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how does the sound travel through the ear

how does the sound travel through the ear插图

As sound waves enter the ear,they travel through the outer ear,the external auditory canal,and strike the eardrumcausing it to vibrate. The central part of the eardrum is connected to a small bone of the middle ear called the malleus (hammer).

What is the path that sound takes through the ear?

The sound waves travel from the outer ear and in through the auditory canal, causing the eardrum, or tympanic membrane, to vibrate. This, in turn, causes the three small bones, known as the ossicles, or the hammer, the anvil and the stirrup, in the middle ear to move.

How is sound heard or processed through the ear?

The mechanism of hearing. Sound waves enter the outer ear and travel through the external auditory canal until they reach the tympanic membrane, causing the membrane and the attached chain of auditory ossicles to vibrate.

How does sound travel from an object to an ear?

The way sounds travel through air, solids or liquids. Now we know the way how we can hear sounds. When something vibrates, sound waves are made and they move the air around them and make the air vibrate. These air vibrations enter our ears which we hear as sound. 1) If you ring a bell, the bell vibrates and makes sound waves.

How does sound travel from the outer ear to the brain?

Overview. As sound waves enter the ear,they travel through the outer ear,the external auditory canal,and strike the eardrumcausing it to vibrate. The central part of the eardrum is connected to a small bone of the middle ear called the malleus (hammer). As the malleus vibrates,it transmits the sound vibrations to the other two small bones…

What causes the basilar membrane to vibrate?

The wave motion is transmitted to the endolymph inside the cochlear duct. As a result the basilar membrane vibrates, which causes the organ of Corti to move against the tectoral membrane, stimulating generation of nerve impulses to the brain.

Why is pitch important in basilar membrane?

Instead, pitch is distinguished because of the continuous changes that occur along the length of the basilar membrane, which increases in width and mass and decreases in stiffness from its base near the oval window to its apex. Each region of the membrane is most affected by a specific frequency of vibrations.

How does the brain determine the pitch of a tone?

The brain recognizes the place on the basilar membrane, and thus the pitch of the tone, by the particular group of nerve fibres activated. For the lower frequencies—up to about 3,000 hertz—the rate of stimulation is also an important indicator of pitch.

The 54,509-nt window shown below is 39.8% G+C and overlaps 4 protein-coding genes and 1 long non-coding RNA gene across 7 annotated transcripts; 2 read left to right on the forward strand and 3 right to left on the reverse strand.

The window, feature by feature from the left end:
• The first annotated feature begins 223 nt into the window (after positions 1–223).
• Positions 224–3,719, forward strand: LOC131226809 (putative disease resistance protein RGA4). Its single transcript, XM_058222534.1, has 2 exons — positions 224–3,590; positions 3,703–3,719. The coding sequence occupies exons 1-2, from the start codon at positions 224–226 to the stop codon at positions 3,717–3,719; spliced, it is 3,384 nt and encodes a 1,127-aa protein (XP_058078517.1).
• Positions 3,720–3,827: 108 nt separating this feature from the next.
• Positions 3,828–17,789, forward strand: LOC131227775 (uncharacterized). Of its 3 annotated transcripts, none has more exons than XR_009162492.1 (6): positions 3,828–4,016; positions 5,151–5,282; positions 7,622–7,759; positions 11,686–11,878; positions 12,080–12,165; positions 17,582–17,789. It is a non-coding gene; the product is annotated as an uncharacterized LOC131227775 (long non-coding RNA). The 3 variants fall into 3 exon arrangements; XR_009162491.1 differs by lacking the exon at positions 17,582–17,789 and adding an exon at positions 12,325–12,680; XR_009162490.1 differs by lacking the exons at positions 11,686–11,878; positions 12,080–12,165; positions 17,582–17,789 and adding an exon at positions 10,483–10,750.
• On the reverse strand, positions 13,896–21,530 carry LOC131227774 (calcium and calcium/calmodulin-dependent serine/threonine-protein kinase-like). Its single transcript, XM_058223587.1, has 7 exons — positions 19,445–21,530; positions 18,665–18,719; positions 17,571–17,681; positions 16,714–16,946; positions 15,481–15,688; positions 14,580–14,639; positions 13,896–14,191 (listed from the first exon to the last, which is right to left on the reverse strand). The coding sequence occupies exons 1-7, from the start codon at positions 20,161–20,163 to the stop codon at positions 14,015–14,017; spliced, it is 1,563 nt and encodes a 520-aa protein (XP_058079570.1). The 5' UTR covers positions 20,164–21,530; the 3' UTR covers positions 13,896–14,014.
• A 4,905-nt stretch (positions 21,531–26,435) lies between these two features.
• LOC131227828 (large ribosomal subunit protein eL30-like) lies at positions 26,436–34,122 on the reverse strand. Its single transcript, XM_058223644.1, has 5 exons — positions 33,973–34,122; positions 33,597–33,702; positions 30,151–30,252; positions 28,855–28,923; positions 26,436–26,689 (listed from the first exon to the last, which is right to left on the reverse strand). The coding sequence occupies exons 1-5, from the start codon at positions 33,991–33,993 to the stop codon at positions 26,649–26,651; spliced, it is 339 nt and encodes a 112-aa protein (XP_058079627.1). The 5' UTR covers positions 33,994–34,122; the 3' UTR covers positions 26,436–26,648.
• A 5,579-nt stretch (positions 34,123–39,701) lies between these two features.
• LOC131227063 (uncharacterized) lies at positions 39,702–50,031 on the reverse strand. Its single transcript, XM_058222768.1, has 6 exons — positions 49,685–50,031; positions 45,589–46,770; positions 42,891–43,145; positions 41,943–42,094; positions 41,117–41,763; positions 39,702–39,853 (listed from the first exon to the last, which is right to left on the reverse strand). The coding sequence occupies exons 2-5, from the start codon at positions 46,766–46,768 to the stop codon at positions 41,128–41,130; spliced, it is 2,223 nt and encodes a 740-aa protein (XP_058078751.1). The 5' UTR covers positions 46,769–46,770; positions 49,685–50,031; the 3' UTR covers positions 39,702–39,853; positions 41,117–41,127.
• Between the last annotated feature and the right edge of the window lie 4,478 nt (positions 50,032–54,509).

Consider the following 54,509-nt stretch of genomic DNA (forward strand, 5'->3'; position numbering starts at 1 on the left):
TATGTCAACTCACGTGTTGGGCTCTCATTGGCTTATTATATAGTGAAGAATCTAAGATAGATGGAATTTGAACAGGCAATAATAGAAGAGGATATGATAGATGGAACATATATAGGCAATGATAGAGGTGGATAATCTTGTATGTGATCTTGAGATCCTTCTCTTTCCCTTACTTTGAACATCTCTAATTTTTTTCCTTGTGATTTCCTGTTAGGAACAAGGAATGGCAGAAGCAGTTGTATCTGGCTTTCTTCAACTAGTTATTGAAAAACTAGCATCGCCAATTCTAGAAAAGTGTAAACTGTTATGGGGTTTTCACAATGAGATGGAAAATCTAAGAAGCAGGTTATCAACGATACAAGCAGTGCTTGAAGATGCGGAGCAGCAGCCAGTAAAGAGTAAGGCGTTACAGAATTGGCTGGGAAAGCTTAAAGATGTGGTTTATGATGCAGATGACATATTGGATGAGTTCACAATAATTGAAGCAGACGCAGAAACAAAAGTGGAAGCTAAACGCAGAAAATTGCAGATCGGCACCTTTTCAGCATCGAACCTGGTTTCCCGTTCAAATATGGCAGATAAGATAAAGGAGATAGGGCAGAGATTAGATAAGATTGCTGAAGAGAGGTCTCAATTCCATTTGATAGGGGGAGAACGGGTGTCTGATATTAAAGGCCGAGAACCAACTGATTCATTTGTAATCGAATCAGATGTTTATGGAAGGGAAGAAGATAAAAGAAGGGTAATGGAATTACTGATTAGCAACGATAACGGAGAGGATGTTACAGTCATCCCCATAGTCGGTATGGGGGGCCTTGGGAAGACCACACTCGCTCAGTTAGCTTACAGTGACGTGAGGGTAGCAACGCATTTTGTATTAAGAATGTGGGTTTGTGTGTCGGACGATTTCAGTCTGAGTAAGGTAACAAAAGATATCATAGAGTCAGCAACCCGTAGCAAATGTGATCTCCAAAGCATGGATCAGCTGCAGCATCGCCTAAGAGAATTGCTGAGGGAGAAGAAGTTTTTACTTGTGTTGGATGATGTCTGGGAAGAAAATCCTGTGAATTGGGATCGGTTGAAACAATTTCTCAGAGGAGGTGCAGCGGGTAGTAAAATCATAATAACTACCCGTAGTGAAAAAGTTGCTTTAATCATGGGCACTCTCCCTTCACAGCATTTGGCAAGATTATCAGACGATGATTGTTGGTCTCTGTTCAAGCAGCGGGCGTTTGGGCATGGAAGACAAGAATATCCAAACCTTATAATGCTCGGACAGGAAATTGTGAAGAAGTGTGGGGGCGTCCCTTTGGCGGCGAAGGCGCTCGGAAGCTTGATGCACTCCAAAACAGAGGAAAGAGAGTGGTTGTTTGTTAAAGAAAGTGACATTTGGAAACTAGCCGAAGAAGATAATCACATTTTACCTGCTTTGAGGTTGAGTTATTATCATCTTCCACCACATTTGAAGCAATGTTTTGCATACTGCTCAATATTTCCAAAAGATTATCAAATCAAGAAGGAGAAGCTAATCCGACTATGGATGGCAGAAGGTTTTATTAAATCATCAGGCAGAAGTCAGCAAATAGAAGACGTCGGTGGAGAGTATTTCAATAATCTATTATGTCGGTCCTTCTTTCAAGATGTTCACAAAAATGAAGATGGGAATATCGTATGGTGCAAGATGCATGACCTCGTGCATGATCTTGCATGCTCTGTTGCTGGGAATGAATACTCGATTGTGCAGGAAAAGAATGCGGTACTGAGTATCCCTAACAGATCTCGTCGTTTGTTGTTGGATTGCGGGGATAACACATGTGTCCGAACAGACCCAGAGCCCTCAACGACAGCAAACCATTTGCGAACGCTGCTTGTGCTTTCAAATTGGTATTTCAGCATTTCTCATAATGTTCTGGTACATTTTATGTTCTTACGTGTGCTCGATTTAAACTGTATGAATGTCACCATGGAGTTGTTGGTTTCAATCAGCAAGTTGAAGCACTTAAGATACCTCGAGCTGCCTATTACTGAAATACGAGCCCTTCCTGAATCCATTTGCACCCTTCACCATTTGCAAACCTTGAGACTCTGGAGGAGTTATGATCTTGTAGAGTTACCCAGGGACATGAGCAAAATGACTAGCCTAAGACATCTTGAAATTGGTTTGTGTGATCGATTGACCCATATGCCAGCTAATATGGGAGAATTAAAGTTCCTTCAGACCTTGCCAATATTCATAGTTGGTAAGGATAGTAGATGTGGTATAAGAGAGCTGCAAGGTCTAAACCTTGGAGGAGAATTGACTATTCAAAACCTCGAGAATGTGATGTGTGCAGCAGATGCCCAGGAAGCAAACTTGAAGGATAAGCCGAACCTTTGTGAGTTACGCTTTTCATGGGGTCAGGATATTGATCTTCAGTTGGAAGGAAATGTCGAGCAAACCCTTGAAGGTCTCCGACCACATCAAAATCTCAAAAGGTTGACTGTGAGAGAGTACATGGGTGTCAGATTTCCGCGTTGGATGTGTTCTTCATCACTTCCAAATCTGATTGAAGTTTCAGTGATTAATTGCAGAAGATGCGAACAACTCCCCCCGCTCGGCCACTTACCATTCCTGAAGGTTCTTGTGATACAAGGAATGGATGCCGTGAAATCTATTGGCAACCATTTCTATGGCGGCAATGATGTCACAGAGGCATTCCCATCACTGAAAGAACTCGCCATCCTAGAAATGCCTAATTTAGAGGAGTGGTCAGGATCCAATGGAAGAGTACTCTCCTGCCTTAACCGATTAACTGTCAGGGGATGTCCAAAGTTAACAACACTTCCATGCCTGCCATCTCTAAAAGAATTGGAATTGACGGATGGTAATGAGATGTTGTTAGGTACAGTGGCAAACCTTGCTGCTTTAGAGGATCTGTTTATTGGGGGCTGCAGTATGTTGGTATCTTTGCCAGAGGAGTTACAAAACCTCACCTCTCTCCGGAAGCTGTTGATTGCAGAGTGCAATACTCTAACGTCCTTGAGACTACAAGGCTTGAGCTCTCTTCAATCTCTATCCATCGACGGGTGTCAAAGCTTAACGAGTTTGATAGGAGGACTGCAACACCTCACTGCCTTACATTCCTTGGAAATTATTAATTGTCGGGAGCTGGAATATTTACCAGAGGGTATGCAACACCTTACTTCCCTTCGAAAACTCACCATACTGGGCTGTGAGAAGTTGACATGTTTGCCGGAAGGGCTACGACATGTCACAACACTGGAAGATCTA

What is the hair cell at the base of the cochlea?

At the base of the hair cells is a network of cochlear nerve endings, which lead to the spiral ganglion of Corti in the modiolus of the cochlea. The spiral ganglion sends axons into the cochlear nerve.

How do vibrations reach the basal end of the membrane?

Vibrations reaching the basal end through the perilymph proceed along the membrane as traveling waves that attain their maximum amplitude at a distance corresponding to their frequency and then rapidly subside. The higher the frequency of the sound imposed, the shorter the distance the waves travel.

Why does the cochlear duct vibrate?

Normally only the cochlear fluids and the cochlear duct vibrate in response to alternating pressures at the oval window , because only the cochlea has the round window as a “relief valve.”. Within the cochlea the different frequencies of complex sounds are sorted out, or analyzed, and the physical energy of these sound vibrations is converted, …

Where are hair cells located?

The hair cells located in the organ of Corti transduce mechanical sound vibrations into nerve impulses. They are stimulated when the basilar membrane, on which the organ of Corti rests, vibrates. The hair cells are held in place by the reticular lamina, a rigid structure supported by the pillar cells, or rods of Corti, which are attached to the basilar fibres. At the base of the hair cells is a network of cochlear nerve endings, which lead to the spiral ganglion of Corti in the modiolus of the cochlea. The spiral ganglion sends axons into the cochlear nerve. At the top of the hair cell is a hair bundle containing stereocilia, or sensory hairs, that project upward into the tectorial membrane, which lies above the stereocilia in the cochlear duct. (The single kinocilium, which is found on the hair cells of the vestibular system, is not found on the receptor cells of the cochlea.) When the basilar membrane moves upward, the reticular lamina moves upward and inward; when the membrane moves downward, the reticular lamina moves downward and outward. The resultant shearing forces between the reticular lamina and the tectorial membrane displace or bend the longest of the stereocilia, exciting the nerve fibres at the base of the hair cells.

What causes the cochlea to ripple?

Once the vibrations cause the fluid inside the cochlea to ripple, a traveling wave forms along the basilar membrane. Hair cells—sensory cells sitting on top of the basilar membrane—ride the wave. Hair cells near the wide end of the snail-shaped cochlea detect higher-pitched sounds, such as an infant crying.

What is the membrane of the cochlea called?